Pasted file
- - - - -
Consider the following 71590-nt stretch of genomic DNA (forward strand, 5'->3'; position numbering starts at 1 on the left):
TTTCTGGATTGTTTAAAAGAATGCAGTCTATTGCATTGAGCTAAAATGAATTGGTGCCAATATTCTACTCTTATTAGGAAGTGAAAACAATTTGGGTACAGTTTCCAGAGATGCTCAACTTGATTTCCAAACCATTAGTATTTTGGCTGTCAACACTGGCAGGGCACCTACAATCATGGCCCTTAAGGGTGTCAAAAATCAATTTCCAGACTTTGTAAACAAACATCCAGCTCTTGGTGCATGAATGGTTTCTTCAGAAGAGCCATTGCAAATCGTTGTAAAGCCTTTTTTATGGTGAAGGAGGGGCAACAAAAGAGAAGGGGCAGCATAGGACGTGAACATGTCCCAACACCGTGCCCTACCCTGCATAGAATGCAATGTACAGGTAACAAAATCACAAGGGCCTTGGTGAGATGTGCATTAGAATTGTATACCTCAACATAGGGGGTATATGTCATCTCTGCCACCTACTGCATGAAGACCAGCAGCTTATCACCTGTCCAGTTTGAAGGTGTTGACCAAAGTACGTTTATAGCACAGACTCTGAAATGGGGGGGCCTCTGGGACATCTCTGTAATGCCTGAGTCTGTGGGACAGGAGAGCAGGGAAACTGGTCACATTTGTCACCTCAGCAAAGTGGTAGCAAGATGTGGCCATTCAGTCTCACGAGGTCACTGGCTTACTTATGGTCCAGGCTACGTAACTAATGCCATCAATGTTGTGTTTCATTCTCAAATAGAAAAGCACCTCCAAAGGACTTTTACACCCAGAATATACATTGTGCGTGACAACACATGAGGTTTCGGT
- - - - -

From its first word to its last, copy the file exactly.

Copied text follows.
Consider the following 71590-nt stretch of genomic DNA (forward strand, 5'->3'; position numbering starts at 1 on the left):
TTTCTGGATTGTTTAAAAGAATGCAGTCTATTGCATTGAGCTAAAATGAATTGGTGCCAATATTCTACTCTTATTAGGAAGTGAAAACAATTTGGGTACAGTTTCCAGAGATGCTCAACTTGATTTCCAAACCATTAGTATTTTGGCTGTCAACACTGGCAGGGCACCTACAATCATGGCCCTTAAGGGTGTCAAAAATCAATTTCCAGACTTTGTAAACAAACATCCAGCTCTTGGTGCATGAATGGTTTCTTCAGAAGAGCCATTGCAAATCGTTGTAAAGCCTTTTTTATGGTGAAGGAGGGGCAACAAAAGAGAAGGGGCAGCATAGGACGTGAACATGTCCCAACACCGTGCCCTACCCTGCATAGAATGCAATGTACAGGTAACAAAATCACAAGGGCCTTGGTGAGATGTGCATTAGAATTGTATACCTCAACATAGGGGGTATATGTCATCTCTGCCACCTACTGCATGAAGACCAGCAGCTTATCACCTGTCCAGTTTGAAGGTGTTGACCAAAGTACGTTTATAGCACAGACTCTGAAATGGGGGGGCCTCTGGGACATCTCTGTAATGCCTGAGTCTGTGGGACAGGAGAGCAGGGAAACTGGTCACATTTGTCACCTCAGCAAAGTGGTAGCAAGATGTGGCCATTCAGTCTCACGAGGTCACTGGCTTACTTATGGTCCAGGCTACGTAACTAATGCCATCAATGTTGTGTTTCATTCTCAAATAGAAAAGCACCTCCAAAGGACTTTTACACCCAGAATATACATTGTGCGTGACAACACATGAGGTTTCGGT